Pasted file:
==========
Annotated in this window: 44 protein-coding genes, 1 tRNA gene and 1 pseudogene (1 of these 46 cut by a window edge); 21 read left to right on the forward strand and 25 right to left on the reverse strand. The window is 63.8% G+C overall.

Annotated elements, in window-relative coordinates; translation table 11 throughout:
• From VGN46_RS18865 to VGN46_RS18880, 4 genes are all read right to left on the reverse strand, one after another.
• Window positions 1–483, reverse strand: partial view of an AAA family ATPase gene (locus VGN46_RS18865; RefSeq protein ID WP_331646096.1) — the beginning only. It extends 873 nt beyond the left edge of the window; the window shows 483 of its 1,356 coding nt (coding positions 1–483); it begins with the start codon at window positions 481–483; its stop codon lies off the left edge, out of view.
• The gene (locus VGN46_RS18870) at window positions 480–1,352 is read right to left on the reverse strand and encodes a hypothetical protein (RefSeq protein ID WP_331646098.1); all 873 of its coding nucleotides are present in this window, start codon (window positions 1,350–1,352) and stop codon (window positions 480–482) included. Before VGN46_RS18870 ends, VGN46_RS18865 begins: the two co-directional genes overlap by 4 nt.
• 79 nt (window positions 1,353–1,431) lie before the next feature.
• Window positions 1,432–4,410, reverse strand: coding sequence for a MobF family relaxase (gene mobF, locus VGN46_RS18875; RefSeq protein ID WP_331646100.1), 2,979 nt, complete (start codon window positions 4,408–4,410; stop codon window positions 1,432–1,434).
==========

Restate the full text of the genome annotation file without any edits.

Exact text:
Annotated in this window: 44 protein-coding genes, 1 tRNA gene and 1 pseudogene (1 of these 46 cut by a window edge); 21 read left to right on the forward strand and 25 right to left on the reverse strand. The window is 63.8% G+C overall.

Annotated elements, in window-relative coordinates; translation table 11 throughout:
• From VGN46_RS18865 to VGN46_RS18880, 4 genes are all read right to left on the reverse strand, one after another.
• Window positions 1–483, reverse strand: partial view of an AAA family ATPase gene (locus VGN46_RS18865; RefSeq protein ID WP_331646096.1) — the beginning only. It extends 873 nt beyond the left edge of the window; the window shows 483 of its 1,356 coding nt (coding positions 1–483); it begins with the start codon at window positions 481–483; its stop codon lies off the left edge, out of view.
• The gene (locus VGN46_RS18870) at window positions 480–1,352 is read right to left on the reverse strand and encodes a hypothetical protein (RefSeq protein ID WP_331646098.1); all 873 of its coding nucleotides are present in this window, start codon (window positions 1,350–1,352) and stop codon (window positions 480–482) included. Before VGN46_RS18870 ends, VGN46_RS18865 begins: the two co-directional genes overlap by 4 nt.
• 79 nt (window positions 1,353–1,431) lie before the next feature.
• Window positions 1,432–4,410, reverse strand: coding sequence for a MobF family relaxase (gene mobF, locus VGN46_RS18875; RefSeq protein ID WP_331646100.1), 2,979 nt, complete (start codon window positions 4,408–4,410; stop codon window positions 1,432–1,434).